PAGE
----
In Summation

  • Gods want their clerics to advance their agendas, but chief among those agendas is that gods desire faith and belief, which sustain them. High-level spells don't provide that inherently and can in fact undermine it.

  • Gods limit how much power they will invest in any one vessel to ensure that they can trust that vessel with safe and appropriate use of that power. A well-meaning but inexperienced cleric could cause havoc with a poorly-applied spell.

  • Gods may not like playing fair, but they would rather find loopholes in the collective guidelines governing their behavior than risk provoking divine rocket tag and endangering their primary source of faith. By allocating these powers only to seasoned, trustworthy servants who have proven their worth and maturity over time, the gods can ensure that their agendas are being promoted on a scale appropriate to their needs, without worrying about the prospect of all-out divine warfare.

  • \$\begingroup\$ as their power is shown off far too constantly for anyone to doubt them - There's already not much room for doubt in the existence of gods in most campaign settings. It's not like our world, where there's basically zero hard evidence and religions are build around accepting things you're told. I imagine in a D&D setting that isn't low-magic, for most people faith in a god or other divinity is more about belief in their goodness / helpfulness, faith that they will keep you safe. i.e. faith in their power. Perhaps some believe a certain god is omnipotent. \$\endgroup\$ May 2, 2022 at 11:12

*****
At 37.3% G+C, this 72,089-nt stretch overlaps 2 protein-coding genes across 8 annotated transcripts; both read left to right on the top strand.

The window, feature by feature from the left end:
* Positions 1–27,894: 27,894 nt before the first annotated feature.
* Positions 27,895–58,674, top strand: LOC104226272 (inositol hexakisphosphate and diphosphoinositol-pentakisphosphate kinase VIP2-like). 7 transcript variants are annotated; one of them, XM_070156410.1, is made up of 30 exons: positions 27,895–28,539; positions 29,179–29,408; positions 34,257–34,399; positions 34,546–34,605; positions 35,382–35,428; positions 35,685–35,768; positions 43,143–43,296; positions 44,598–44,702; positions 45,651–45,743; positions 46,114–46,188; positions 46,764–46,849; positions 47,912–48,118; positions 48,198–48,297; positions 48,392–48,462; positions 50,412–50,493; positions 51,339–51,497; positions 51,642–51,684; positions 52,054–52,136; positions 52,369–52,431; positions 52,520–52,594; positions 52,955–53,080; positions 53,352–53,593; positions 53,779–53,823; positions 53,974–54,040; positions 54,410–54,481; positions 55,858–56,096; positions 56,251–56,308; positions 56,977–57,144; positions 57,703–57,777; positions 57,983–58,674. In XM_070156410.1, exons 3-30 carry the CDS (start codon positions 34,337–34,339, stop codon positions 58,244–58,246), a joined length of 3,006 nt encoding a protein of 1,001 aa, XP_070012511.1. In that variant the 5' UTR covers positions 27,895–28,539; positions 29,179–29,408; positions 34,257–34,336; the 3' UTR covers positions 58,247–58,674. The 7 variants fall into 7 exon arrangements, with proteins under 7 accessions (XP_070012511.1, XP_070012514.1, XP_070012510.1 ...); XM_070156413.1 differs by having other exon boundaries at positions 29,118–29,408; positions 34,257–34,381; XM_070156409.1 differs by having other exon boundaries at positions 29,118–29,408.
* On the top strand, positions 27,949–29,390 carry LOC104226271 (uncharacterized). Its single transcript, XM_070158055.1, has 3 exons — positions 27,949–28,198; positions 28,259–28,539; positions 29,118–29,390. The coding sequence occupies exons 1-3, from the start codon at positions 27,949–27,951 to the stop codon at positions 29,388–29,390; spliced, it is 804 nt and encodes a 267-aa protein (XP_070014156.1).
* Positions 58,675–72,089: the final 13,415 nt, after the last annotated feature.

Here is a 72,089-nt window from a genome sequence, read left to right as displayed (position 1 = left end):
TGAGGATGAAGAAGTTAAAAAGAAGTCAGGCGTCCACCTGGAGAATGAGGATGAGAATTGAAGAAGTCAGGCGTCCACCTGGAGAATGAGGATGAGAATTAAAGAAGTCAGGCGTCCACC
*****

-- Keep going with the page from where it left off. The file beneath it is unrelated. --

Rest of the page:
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    \$\begingroup\$ So atheism is likely much rarer in most D&D settings than in the modern world, and most people who don't worship / "believe" in one or all of them would likely be due to a lack of trust, or a "what's in it for me?" attitude, rather than doubt in their existence. \$\endgroup\$ May 2, 2022 at 11:19
  • \$\begingroup\$ Perhaps philosophers would debate whether divinity is a real thing, for example other powerful being exist (dragons, storm giants, solars, wish-granting djinni, archfey, various warlock patrons that grant spells), so it would be reasonable to believe the gods are just powerful beings, not of a fundamentally different type. For that, throwing power around proves very little, still just a matter of degree. It obviously proves the existence of the supernatural, but so would a random elemental running loose in the countryside for people that saw it. \$\endgroup\$ May 2, 2022 at 11:20
  • \$\begingroup\$ Overall nice answer, though; agreed with your overall point about the amount of potential havoc, especially from well-meaning attempts to do good without considering the big picture. \$\endgroup\$ May 2, 2022 at 11:22